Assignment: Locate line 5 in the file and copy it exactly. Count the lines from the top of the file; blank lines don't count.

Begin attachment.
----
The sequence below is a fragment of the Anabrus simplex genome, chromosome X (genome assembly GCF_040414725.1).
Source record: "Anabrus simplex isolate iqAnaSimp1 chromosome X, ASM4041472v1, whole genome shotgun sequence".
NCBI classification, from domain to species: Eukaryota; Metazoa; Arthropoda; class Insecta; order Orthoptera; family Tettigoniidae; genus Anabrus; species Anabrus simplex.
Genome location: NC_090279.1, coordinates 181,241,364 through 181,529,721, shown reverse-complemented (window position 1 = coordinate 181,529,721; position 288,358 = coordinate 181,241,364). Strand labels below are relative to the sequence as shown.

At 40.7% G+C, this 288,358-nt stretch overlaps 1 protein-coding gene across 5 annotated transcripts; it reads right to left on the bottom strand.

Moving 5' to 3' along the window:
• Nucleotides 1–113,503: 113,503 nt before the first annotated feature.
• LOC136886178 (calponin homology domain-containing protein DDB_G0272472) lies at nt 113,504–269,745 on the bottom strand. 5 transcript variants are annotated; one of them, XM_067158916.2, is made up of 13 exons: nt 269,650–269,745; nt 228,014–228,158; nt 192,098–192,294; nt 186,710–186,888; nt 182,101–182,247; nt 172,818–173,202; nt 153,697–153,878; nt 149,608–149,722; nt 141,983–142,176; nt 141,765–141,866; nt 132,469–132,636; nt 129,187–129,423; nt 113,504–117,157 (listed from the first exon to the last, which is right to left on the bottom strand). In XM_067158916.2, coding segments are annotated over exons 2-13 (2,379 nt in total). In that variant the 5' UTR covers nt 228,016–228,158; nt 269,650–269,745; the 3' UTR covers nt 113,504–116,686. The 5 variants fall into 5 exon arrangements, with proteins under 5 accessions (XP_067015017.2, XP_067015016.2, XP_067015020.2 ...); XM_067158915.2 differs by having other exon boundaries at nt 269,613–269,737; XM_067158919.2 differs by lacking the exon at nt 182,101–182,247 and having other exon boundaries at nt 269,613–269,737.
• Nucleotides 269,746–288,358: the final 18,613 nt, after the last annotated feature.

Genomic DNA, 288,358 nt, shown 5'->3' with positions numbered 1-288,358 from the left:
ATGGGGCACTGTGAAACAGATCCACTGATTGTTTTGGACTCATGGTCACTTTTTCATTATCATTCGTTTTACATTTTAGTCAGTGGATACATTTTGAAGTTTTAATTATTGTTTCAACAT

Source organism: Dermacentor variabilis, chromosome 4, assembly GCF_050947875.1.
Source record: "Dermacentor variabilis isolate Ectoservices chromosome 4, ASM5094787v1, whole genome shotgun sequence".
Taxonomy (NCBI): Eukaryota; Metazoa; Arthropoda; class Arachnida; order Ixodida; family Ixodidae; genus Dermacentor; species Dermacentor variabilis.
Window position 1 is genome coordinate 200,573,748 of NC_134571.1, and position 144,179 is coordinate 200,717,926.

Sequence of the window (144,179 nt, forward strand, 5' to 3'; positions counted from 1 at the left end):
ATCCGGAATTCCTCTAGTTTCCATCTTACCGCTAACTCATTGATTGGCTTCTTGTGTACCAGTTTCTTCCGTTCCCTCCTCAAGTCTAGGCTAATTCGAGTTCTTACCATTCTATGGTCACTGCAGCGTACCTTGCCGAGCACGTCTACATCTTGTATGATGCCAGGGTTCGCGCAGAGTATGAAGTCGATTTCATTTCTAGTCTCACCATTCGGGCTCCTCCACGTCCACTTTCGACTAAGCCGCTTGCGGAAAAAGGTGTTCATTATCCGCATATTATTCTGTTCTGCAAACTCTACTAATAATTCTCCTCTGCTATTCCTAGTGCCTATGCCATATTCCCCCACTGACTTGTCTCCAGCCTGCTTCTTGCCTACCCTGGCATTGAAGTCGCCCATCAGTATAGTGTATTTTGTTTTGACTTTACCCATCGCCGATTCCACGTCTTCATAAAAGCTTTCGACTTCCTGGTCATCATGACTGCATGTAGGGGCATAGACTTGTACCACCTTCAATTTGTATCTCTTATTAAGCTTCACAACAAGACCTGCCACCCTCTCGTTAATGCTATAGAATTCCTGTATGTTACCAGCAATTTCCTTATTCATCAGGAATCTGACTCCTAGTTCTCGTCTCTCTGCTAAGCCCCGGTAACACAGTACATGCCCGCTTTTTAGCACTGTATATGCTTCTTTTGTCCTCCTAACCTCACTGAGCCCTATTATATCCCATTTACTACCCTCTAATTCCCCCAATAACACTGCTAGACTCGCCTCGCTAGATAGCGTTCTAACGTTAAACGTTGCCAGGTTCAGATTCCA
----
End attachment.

At 40.7% G+C, this 288,358-nt stretch overlaps 1 protein-coding gene across 5 annotated transcripts; it reads right to left on the bottom strand.